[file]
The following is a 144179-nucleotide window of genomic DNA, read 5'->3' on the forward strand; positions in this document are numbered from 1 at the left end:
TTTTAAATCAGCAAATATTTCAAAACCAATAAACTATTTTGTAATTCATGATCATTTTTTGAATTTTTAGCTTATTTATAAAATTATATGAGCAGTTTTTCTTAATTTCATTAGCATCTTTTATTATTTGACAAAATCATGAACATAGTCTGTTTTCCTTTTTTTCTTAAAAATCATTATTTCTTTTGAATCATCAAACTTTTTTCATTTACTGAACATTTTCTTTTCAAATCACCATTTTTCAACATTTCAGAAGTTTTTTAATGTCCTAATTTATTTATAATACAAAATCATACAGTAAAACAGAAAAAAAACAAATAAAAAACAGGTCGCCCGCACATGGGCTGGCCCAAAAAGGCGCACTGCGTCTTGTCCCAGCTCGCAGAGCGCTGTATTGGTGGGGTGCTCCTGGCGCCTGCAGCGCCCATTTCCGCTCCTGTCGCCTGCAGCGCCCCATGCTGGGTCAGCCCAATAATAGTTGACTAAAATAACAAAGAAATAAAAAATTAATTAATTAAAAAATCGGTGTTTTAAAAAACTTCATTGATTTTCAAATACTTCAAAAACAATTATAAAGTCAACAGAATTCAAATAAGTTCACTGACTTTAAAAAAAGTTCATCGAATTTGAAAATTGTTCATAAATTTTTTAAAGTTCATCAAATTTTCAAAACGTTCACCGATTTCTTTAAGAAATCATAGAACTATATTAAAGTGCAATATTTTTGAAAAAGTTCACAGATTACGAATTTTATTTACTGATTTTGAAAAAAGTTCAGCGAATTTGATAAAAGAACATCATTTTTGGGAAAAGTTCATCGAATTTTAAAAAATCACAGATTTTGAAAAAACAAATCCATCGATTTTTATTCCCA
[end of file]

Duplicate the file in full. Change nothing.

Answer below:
The following is a 144179-nucleotide window of genomic DNA, read 5'->3' on the forward strand; positions in this document are numbered from 1 at the left end:
TTTTAAATCAGCAAATATTTCAAAACCAATAAACTATTTTGTAATTCATGATCATTTTTTGAATTTTTAGCTTATTTATAAAATTATATGAGCAGTTTTTCTTAATTTCATTAGCATCTTTTATTATTTGACAAAATCATGAACATAGTCTGTTTTCCTTTTTTTCTTAAAAATCATTATTTCTTTTGAATCATCAAACTTTTTTCATTTACTGAACATTTTCTTTTCAAATCACCATTTTTCAACATTTCAGAAGTTTTTTAATGTCCTAATTTATTTATAATACAAAATCATACAGTAAAACAGAAAAAAAACAAATAAAAAACAGGTCGCCCGCACATGGGCTGGCCCAAAAAGGCGCACTGCGTCTTGTCCCAGCTCGCAGAGCGCTGTATTGGTGGGGTGCTCCTGGCGCCTGCAGCGCCCATTTCCGCTCCTGTCGCCTGCAGCGCCCCATGCTGGGTCAGCCCAATAATAGTTGACTAAAATAACAAAGAAATAAAAAATTAATTAATTAAAAAATCGGTGTTTTAAAAAACTTCATTGATTTTCAAATACTTCAAAAACAATTATAAAGTCAACAGAATTCAAATAAGTTCACTGACTTTAAAAAAAGTTCATCGAATTTGAAAATTGTTCATAAATTTTTTAAAGTTCATCAAATTTTCAAAACGTTCACCGATTTCTTTAAGAAATCATAGAACTATATTAAAGTGCAATATTTTTGAAAAAGTTCACAGATTACGAATTTTATTTACTGATTTTGAAAAAAGTTCAGCGAATTTGATAAAAGAACATCATTTTTGGGAAAAGTTCATCGAATTTTAAAAAATCACAGATTTTGAAAAAACAAATCCATCGATTTTTATTCCCA